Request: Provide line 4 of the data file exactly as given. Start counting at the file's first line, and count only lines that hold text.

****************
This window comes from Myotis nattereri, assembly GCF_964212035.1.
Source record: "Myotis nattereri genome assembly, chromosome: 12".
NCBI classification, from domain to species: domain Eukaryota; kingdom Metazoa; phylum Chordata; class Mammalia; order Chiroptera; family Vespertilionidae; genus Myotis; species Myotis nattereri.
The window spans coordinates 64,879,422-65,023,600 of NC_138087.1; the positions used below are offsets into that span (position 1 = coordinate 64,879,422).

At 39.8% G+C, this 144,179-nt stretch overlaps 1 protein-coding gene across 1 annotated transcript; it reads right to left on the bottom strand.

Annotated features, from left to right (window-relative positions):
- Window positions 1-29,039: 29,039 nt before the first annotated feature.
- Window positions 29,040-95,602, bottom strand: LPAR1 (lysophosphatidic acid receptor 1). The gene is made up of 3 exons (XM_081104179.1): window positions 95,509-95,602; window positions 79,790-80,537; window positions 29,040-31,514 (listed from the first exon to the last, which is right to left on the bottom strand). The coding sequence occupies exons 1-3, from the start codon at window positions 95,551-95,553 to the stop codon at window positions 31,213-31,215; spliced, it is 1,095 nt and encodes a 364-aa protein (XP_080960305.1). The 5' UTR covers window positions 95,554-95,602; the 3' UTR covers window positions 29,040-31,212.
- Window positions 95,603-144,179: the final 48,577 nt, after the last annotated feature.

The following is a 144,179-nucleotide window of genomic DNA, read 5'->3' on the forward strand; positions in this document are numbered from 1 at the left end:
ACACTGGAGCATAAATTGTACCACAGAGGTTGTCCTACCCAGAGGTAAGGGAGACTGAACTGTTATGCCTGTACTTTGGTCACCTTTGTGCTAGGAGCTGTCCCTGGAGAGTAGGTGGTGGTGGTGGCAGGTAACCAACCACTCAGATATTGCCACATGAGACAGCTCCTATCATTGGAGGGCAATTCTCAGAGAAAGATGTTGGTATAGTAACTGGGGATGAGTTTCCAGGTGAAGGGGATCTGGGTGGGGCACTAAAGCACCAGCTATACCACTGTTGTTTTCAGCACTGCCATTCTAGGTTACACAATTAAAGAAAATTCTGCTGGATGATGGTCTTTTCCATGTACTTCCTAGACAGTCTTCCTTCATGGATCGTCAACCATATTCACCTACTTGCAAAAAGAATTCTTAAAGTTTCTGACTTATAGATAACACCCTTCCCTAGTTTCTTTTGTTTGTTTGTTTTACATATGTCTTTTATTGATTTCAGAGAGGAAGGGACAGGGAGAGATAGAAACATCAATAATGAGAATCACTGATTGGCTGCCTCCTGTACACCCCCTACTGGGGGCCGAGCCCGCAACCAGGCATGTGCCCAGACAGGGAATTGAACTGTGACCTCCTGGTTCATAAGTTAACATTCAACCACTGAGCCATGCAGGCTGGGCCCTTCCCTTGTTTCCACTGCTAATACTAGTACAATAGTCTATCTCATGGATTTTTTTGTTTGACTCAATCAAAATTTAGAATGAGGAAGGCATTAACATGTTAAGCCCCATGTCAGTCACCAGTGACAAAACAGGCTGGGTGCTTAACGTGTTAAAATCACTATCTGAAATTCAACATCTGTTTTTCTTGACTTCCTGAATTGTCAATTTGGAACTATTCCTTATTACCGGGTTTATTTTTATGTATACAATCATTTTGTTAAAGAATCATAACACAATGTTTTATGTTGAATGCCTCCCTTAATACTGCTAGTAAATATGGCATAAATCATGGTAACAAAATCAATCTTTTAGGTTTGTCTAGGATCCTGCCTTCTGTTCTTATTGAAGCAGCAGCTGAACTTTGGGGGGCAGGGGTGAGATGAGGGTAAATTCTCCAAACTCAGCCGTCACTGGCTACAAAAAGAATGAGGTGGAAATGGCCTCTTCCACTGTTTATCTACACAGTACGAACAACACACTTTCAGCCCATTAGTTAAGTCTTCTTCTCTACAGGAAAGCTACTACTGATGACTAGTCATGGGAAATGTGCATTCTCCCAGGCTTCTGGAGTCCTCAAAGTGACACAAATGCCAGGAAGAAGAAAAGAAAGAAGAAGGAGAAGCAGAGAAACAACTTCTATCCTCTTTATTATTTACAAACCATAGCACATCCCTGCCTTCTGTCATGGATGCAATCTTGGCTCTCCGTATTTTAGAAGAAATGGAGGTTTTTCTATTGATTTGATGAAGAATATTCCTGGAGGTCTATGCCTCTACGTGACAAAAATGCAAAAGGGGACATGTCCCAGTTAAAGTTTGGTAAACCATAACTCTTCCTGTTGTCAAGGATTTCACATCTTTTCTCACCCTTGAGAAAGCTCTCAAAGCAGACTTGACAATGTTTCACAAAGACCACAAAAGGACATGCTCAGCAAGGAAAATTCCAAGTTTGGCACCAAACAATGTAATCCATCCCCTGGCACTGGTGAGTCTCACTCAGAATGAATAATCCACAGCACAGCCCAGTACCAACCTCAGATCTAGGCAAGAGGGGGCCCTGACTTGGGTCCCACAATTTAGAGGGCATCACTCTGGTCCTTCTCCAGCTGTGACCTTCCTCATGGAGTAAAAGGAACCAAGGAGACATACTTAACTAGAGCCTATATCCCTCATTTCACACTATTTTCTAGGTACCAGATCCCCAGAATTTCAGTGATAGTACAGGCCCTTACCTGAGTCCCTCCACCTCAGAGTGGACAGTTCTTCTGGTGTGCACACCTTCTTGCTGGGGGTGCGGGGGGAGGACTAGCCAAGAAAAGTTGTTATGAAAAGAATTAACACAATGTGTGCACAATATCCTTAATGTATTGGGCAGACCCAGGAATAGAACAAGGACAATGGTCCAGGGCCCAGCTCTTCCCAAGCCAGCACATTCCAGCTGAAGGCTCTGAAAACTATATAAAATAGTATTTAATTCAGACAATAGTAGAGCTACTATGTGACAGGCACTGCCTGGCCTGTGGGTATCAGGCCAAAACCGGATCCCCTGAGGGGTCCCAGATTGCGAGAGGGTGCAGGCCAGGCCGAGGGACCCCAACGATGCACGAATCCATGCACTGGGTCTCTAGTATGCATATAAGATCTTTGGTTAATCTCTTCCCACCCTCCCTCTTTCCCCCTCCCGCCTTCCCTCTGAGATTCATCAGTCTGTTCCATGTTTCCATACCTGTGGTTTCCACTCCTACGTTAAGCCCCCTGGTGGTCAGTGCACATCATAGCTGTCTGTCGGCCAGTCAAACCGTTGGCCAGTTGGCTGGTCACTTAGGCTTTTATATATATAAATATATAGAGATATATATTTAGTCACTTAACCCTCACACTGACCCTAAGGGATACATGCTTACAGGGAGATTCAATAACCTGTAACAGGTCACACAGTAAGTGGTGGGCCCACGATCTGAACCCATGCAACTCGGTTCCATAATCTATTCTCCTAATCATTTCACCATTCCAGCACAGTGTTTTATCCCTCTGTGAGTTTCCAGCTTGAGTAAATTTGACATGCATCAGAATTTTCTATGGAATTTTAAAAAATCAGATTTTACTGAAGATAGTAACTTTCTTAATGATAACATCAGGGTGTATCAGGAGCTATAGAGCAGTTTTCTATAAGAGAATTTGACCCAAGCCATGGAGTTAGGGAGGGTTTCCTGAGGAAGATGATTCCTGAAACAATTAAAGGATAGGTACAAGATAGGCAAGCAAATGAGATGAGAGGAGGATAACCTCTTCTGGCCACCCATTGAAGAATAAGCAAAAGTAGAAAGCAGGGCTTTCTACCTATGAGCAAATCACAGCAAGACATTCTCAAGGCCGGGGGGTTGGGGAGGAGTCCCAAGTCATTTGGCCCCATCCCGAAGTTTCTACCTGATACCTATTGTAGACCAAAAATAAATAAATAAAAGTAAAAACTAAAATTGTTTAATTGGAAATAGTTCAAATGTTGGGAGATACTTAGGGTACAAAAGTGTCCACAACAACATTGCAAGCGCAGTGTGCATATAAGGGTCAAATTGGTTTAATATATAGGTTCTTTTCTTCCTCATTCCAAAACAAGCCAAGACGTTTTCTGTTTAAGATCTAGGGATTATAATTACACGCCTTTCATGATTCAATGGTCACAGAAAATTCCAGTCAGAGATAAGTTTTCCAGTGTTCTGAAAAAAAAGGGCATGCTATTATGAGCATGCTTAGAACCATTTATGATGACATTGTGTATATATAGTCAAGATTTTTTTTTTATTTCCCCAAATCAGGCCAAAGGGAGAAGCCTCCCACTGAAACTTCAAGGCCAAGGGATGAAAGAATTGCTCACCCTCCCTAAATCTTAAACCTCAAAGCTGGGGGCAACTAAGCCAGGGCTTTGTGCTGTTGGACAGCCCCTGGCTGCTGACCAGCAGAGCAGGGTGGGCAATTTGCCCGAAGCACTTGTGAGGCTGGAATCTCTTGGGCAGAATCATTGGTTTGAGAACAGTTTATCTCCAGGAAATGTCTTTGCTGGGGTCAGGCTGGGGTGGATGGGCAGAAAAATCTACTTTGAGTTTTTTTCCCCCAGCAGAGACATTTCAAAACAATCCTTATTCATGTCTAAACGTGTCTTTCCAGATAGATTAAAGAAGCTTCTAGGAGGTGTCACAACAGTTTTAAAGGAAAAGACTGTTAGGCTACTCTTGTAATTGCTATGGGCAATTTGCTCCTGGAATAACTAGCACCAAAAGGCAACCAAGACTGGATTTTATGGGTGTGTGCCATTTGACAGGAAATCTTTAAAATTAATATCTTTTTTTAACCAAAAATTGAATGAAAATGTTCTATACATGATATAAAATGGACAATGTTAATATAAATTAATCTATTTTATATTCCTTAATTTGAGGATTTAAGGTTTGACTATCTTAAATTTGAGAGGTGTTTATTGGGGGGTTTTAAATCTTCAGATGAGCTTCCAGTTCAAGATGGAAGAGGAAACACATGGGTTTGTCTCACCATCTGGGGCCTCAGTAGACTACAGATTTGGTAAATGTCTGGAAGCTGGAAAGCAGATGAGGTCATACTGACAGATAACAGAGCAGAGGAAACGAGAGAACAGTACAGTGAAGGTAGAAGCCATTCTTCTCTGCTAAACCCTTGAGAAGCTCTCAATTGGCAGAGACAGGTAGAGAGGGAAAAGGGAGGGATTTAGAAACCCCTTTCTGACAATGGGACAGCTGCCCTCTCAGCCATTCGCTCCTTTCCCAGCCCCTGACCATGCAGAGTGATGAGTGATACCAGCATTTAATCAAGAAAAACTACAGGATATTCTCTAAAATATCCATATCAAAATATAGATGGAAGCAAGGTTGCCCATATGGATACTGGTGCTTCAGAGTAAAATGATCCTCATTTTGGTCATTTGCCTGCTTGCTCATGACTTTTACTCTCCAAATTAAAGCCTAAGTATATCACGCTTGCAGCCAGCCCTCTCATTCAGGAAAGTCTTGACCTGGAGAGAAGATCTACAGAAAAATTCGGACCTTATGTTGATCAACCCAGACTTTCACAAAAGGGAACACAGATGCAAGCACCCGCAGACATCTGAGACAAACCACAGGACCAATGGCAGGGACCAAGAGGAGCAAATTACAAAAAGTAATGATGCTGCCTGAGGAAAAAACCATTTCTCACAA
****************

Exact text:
The window spans coordinates 64,879,422-65,023,600 of NC_138087.1; the positions used below are offsets into that span (position 1 = coordinate 64,879,422).